umns will bring you desir-
able people—and rooms ad-
vertised generally rent with-
in 3 days.
THE DENISON PRESS
INTERESTING BITS ABOUT
How these young boys glow
and begin to take their place in
our every day life is brought viv-
idly before us this week. We re-
fer to the case of Murray Mar-
shall, s»n of Mr. and Mrs. M. M.
Marshall, Murray only a
time ago was a lad from the Cen-
up ers on foot, and if he carries on
^ (his other work in the same man-
ner, he will be heard from in the
announced that the step is not to be an- handling men like they
other spurt, but we seriously doubt that,
as our habits as human beings do not per-jering driving and handling an automobile.
If we would use constructive steps to
the motorist, by providing parking
mit us to keep up a given line of activity.
Most of us do things by spurts, and es-( aid
pecially this because of enforcing city or- meters, enlisting the support of the peo-
While we hold no
pie in keeping down chances for accidents
brief for the vio- and the like, it would bring better results
lator, especially those violations which in-' in all probability.
Rich deposits of the relatively Bend country, according to th«
rare floor spar, a mineral which j Texas Planning Board’s miners*
is all but indispensable to porce- resources committee which pro-
lain, glass and steel manufactur- j diets that the Big Bend section
ers, have been found in the Big j ultimately will prove a source o*
wealth equal to that which the
East Texas oil field has yielded.
Gold, silver lead, zinc and copper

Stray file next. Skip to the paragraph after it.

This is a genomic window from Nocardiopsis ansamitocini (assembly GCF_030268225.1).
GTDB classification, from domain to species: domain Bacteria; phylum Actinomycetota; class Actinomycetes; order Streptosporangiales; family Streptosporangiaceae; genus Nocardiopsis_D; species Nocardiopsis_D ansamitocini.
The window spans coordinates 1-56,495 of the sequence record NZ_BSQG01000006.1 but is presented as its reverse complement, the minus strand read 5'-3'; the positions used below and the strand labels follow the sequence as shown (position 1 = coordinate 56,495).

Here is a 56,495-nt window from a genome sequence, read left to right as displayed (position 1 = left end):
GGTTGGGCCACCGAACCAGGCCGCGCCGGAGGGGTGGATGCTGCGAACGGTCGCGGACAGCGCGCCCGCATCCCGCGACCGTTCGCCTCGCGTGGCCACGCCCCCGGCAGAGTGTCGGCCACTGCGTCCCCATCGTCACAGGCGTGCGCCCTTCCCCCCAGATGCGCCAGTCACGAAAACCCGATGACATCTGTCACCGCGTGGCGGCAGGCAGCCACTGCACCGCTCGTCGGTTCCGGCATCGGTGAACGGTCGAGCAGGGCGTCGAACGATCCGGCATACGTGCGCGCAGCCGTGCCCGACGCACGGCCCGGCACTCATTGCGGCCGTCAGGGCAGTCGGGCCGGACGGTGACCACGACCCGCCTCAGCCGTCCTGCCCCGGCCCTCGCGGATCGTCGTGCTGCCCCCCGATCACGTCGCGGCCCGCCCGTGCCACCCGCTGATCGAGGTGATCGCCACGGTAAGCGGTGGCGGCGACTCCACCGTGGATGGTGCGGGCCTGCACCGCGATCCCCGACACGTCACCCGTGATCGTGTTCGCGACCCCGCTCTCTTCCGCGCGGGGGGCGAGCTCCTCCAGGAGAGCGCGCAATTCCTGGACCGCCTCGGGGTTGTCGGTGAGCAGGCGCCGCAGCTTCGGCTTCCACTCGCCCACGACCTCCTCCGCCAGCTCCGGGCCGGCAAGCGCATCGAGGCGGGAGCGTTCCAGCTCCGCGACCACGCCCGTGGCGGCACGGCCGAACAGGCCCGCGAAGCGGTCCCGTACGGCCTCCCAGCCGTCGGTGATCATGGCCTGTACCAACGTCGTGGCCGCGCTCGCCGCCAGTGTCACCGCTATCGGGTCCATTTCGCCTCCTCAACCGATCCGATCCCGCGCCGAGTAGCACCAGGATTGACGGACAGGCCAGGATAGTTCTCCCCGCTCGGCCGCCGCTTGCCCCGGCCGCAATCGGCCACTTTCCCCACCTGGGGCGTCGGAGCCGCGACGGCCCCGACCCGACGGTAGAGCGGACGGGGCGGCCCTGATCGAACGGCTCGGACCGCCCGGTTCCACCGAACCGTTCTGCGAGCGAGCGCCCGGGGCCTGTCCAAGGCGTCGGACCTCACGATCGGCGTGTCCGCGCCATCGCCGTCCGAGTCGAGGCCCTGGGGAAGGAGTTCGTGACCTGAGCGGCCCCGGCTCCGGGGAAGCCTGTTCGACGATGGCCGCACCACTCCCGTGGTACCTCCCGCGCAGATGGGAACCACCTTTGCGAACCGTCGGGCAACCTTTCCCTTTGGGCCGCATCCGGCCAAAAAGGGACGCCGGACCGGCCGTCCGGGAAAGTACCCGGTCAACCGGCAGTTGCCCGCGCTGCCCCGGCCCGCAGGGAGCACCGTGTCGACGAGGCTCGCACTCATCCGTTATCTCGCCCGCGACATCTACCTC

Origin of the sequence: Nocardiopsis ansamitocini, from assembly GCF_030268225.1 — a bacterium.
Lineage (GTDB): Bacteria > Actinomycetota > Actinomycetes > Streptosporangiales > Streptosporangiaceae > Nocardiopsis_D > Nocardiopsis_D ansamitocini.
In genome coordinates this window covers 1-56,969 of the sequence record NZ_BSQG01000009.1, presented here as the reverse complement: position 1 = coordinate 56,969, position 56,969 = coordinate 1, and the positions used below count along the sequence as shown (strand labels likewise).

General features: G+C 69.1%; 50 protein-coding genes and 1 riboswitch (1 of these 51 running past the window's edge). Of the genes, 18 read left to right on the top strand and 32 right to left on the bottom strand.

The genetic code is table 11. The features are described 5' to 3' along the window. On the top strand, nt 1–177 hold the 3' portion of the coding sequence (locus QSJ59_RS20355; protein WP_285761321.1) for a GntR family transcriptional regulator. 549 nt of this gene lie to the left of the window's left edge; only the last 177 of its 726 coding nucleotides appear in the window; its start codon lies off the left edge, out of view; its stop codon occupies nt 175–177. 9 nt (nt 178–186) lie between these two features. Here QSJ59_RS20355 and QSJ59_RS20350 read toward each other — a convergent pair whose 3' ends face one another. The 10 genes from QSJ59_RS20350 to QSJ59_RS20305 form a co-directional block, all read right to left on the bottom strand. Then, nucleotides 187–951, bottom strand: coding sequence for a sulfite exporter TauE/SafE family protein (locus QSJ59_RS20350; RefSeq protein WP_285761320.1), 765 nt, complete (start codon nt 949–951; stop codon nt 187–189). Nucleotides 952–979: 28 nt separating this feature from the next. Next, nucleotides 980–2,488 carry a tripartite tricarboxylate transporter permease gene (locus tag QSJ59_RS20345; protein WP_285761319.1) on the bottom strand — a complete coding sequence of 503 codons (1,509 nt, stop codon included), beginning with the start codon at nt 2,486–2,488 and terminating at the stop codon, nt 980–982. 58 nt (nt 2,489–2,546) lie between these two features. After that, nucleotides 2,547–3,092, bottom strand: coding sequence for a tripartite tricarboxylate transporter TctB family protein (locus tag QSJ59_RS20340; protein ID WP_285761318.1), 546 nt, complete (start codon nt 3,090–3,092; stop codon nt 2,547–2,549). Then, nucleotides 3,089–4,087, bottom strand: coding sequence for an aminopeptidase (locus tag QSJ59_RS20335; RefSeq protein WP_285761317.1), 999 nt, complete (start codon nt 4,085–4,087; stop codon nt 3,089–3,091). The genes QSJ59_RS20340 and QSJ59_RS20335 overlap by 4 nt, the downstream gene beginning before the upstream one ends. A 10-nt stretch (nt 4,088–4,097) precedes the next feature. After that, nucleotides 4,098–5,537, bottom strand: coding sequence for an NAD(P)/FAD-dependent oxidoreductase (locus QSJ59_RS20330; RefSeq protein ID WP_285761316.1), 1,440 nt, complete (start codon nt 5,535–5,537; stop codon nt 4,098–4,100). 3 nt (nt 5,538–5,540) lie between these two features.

are being mined in the Big Ben.1
One of the best city onion
raisers is none other than Sam
short"! Hold rick, retired shoe dealer,
ranchman, roque, chess and goll
tral Ward bringing news items to 1 player, who lives at 1131 West
the Press about the school. He Gandy street. Sam has the dem-
finished high school before scarce- | in stratum in his own back yard
ly realizing it. Then he entered 1 of the kind of gardener he is and
Abilene Christian College and is the fine Texas Bermuda onion he
now home and this week comes ! raises establishes themselves. Wt
the information that he is to
preach each month for the Church
of Christ a tCaddo, Okla. Murray
is one of the fastest tennis play-
kjiow. He handed us out a few
and they eat like South Texes
apples. Sam says they are North
OTHER EDITORS’ THOUGHTS
SUNDAY IS FATHERS’ DAY
Wil MUST CARRY ON
Possibly emulating some of
erstwhile financiers who took out
to Europe when their depreda-
tions in the financial field were
no longer eyed with loving kind-
ness by a benign national admin-
istration, one of the prime and
moving factors in the racing rack-
et in Texas’ Fort Worth is report-
ed as planning to move to Mexi-
co, the land of the casino, roul-
ette table, 3-card monte, bull
fights anod ther elements of
chance regarded in the United
States as extra-legal.
That indeed, is going to be a
tremendous loss. But possibly,
Texas, in the spirit of the dough-
boy, will carry on under the new
law he regards as so obnoxious—
that dealing with gambling on
! horse racing, the repeal of crook-
ed maneuvering that permitted
While Guy Waggoner, the pi-
qued >uhject of this piece, is en
joying his “personal liberty” un-
der the anything-goes attitude of
Mexican government. Texas will
likely continue to grow. It will
be difficult, of course, to bear up
under the load but it is a buredn
we all must share. Texans must
show, in the spirit of the pioneers
who estahlihed not only Fort
Worth, hut other metropolitan
j cities in the state, that they can
take the loss of a single citizen
even though that fellow can’t.
Texas will probably survive,
don’t you think?—Greenville Ban-